The NDIS supports disabled people, their families, and caretakers. Australian and participating state and territory governments govern and fund it. Western Australia will implement a “nationally consistent” but state-run NDIS in July 2017. Individualized disability support packages are the NDIS’s core. When the NDIS is completely implemented, 460,000 Australians will receive individualised help.

The NDIS also assists disabled persons in the:

health, housing, and education services
access sports groups, libraries, and family and friends.
NDIS is not means-tested. The NDIS is uncapped (demand-driven) like Medicare, the Pharmaceutical Benefits Scheme, and income support payments.

NDIS goals
National Disability Insurance Scheme Act 2013 established the NDIS (NDIS Act). The NDIS Act’s NDIS Rules outline NDIS operations.

The NDIA, an independent statutory agency that administers the NDIS, was created under the NDIS Act.


NDIS Act goals:

disability independence and social and economic participation
providing reasonable and necessary supports, including early intervention supports, for participants to enable individuals with disabilities to exercise choice and responsibility in pursuing their goals and planning and delivering their supports
supporting high-quality, creative disability support and facilitating the establishment of a nationally consistent approach to disability support access, planning, and finance.
‘Insurance-based approach, informed by actuarial analysis, to the provision and delivery of assistance for persons with disability underpins the NDIS (explained in more detail below). The NDIS Act requires financial stability in its implementation.

NDIS replaces what?

The National Disability Agreement will be replaced mainly by the NDIS (NDA). The Australian Government provides disability employment services and NDA money to states and territories. State and territory governments provide disability services such as accommodation support, respite care, community support, community access, advocacy, and information.

In 2014–15, the Australian Government spent 28.9% of the $8.4 billion on specialised disability services, while the states and territories spent 71.1 per cent.

In 2011, the Productivity Commission proposed that Australia adopt a single national scheme to provide long-term, high-quality care and support for all Australians with substantial disabilities (to be known as the NDIS). The system was “underfunded, discriminatory, fragmented, and inefficient,” giving disabled people “little choice and little certainty of access to necessary resources,” it said.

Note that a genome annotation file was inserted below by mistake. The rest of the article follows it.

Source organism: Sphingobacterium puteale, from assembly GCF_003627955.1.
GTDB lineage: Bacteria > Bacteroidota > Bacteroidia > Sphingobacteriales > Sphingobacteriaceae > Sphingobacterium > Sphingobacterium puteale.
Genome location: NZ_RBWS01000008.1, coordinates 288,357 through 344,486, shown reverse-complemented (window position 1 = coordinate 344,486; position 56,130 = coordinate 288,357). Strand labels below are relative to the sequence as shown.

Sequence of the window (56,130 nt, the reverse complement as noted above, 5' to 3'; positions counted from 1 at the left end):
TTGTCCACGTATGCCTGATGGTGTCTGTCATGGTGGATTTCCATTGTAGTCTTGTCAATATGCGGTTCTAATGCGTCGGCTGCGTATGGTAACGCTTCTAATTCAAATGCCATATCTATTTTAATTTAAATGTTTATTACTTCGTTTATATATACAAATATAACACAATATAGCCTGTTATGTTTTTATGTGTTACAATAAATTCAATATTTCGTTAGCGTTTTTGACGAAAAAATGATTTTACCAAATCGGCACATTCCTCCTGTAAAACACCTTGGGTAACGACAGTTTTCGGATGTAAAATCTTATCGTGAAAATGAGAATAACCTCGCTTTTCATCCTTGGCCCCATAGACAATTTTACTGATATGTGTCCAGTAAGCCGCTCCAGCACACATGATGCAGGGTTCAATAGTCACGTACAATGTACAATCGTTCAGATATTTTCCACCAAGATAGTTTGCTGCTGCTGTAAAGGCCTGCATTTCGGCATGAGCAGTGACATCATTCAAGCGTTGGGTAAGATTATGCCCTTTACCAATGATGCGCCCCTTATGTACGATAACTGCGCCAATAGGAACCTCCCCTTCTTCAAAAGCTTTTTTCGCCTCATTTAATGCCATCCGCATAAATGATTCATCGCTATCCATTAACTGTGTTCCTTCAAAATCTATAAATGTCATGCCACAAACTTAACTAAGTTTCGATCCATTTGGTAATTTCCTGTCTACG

After the Productivity Commission report, the Gillard Government began working with states and territories to construct the NDIS. The NDIS Launch experiment began on July 1, 2013.

Insurance scheme?

How does an insurance-based approach differ from present arrangements?

The insurance approach contrasts with the current “welfare approach” to disability services, in which “Governments plan for expenditures over 12 months to – at most – a five-year time frame [and] [a]s a consequence, the funds available for disability can change – depending on the economy, tax revenues and the requirements of other portfolios,” according to former NDIA Chairman Bruce Bonyhady. ‘Expenditure is factored in over the life of an individual – and scheme sustainability is determined by calculating the total future costs of all insured persons’ in an insurance approach. According to Bonyhady, this encourages short-term investments in participants to increase their independence and community and workforce participation to reduce long-term expenditures.

According to Bonyhady, insurance schemes have the incentive to evaluate forecast-outcome gaps and participant benefits while decreasing long-term costs.

Who can get tailored support?

Individualised NDIS assistance requires particular access requirements. One must:

live in an NDIS area, be an Australian citizen, permanent resident, or Protected Special Category Visa holder, meet disability or early intervention requirements, and be under 65 when the access request is made.
The NDIA receives NDIS individual support requests. NDIS “participants” qualify.

Individualized supports?

Education, employment, social participation, independence, housing, and health and well-being can be supported. They may fund:

personal transportation for community, social, economic, and daily life activities
workplace support to help participants find or sustain open or subsidised labour market jobs
therapeutic supports including behaviour support help with household activities to maintain the participant’s home environment help by skilled individuals in arranging aids or equipment evaluation, set up and training home modification design and construction mobility equipment and vehicle modifications
Participant support is detailed on the NDIS website.

The NDIA helps NDIS participants choose “reasonable and required” services to achieve their goals. Their “NDIS plan” includes these. Participants have “choice and control in pursuing their goals and planning and delivering their services” under the NDIS Act’s objectives. The participant, NDIA, registered NDIS plan management Perth provider, or participant nominee can administer NDIS funds. The NDIA envisions a competitive, “self-sustaining” market where registered suppliers give support.

NDIS cost?

The NDIS will cost $21.6 billion by 2019–20, up from $4.2 billion in 2016–17. However, the Australian Government will only pay $11.2 billion of the scheme’s yearly cost.

The NDIS will be a major government programme. As seen in the chart below, the expected yearly cost will be similar to the amount the Australian Government plans to spend on elderly care, the Disability Support Pension (DSP), the Pharmaceutical Benefits Scheme (PBS), and Medicare.

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